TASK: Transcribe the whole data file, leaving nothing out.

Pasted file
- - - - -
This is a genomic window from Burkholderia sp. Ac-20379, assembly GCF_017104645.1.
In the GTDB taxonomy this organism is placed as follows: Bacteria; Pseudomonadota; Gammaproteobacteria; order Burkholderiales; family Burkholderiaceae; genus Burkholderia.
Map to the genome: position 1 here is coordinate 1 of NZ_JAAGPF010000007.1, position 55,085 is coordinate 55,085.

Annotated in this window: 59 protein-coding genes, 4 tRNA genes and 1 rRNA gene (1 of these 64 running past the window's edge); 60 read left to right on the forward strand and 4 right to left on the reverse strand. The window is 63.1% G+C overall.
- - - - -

This is a genomic window from Burkholderia sp. Ac-20379, assembly GCF_017104645.1.
In the GTDB taxonomy this organism is placed as follows: Bacteria; Pseudomonadota; Gammaproteobacteria; order Burkholderiales; family Burkholderiaceae; genus Burkholderia.
Map to the genome: position 1 here is coordinate 1 of NZ_JAAGPF010000007.1, position 55,085 is coordinate 55,085.

Annotated in this window: 59 protein-coding genes, 4 tRNA genes and 1 rRNA gene (1 of these 64 running past the window's edge); 60 read left to right on the forward strand and 4 right to left on the reverse strand. The window is 63.1% G+C overall.